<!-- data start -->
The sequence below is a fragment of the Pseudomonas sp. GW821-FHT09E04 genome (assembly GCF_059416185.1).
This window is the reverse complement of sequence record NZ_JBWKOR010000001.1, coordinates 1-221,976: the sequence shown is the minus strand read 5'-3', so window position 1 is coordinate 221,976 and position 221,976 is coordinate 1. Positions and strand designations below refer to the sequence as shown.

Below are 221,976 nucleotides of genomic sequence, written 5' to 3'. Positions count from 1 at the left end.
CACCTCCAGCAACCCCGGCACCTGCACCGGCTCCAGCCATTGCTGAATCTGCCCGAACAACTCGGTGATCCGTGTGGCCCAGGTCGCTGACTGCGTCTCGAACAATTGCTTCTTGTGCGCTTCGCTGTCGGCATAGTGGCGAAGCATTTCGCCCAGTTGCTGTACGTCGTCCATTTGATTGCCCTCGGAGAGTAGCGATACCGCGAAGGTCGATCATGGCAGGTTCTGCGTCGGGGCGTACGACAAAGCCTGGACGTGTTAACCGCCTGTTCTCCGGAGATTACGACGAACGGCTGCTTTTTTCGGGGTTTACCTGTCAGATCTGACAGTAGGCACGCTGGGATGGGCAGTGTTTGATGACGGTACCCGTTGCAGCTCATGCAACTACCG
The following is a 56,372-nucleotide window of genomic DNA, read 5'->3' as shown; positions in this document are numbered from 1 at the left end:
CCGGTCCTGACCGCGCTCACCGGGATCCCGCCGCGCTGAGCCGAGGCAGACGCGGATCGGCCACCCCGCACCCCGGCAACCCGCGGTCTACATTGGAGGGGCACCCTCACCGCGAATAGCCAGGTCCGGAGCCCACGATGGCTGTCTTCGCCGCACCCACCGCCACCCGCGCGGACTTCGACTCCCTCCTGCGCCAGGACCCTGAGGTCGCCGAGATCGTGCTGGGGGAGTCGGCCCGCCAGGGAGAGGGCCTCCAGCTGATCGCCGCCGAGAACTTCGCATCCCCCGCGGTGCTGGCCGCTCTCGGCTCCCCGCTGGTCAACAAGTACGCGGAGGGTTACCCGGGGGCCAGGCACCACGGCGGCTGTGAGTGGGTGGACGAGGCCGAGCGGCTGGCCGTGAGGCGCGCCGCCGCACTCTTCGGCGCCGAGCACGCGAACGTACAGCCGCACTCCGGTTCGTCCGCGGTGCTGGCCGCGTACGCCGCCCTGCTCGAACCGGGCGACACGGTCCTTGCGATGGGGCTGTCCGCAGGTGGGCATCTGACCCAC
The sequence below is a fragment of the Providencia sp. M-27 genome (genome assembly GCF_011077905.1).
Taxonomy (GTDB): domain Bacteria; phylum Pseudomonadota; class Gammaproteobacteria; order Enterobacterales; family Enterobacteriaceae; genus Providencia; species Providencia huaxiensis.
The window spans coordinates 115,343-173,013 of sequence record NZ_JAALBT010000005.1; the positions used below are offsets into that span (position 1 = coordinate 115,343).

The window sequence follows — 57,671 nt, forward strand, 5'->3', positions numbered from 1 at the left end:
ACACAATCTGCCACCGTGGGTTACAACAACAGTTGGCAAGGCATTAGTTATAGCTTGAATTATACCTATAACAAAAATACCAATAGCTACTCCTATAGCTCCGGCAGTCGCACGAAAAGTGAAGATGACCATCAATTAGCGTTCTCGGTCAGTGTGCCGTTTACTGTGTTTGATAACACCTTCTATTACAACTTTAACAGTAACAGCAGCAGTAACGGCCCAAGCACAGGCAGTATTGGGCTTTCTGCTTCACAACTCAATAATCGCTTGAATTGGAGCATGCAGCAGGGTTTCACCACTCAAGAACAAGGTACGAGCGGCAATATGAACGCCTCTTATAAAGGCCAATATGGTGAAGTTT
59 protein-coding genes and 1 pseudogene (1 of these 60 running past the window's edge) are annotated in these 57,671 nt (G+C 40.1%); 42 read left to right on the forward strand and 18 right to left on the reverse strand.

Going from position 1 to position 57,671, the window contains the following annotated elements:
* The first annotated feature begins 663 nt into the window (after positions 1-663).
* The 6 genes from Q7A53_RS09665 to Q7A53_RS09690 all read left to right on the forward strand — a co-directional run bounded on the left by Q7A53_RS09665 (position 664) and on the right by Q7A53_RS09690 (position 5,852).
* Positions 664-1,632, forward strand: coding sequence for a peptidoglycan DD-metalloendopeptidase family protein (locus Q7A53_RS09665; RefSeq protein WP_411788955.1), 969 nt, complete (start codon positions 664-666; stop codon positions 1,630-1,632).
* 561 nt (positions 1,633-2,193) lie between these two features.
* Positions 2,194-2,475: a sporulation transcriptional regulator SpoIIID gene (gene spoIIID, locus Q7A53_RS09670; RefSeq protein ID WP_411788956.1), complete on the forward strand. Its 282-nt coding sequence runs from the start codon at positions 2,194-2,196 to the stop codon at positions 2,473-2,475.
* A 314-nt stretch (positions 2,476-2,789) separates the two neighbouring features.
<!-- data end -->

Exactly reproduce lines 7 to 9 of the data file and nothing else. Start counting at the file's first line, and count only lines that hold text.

The sequence below is a fragment of the Providencia sp. M-27 genome (genome assembly GCF_011077905.1).
Taxonomy (GTDB): domain Bacteria; phylum Pseudomonadota; class Gammaproteobacteria; order Enterobacterales; family Enterobacteriaceae; genus Providencia; species Providencia huaxiensis.
The window spans coordinates 115,343-173,013 of sequence record NZ_JAALBT010000005.1; the positions used below are offsets into that span (position 1 = coordinate 115,343).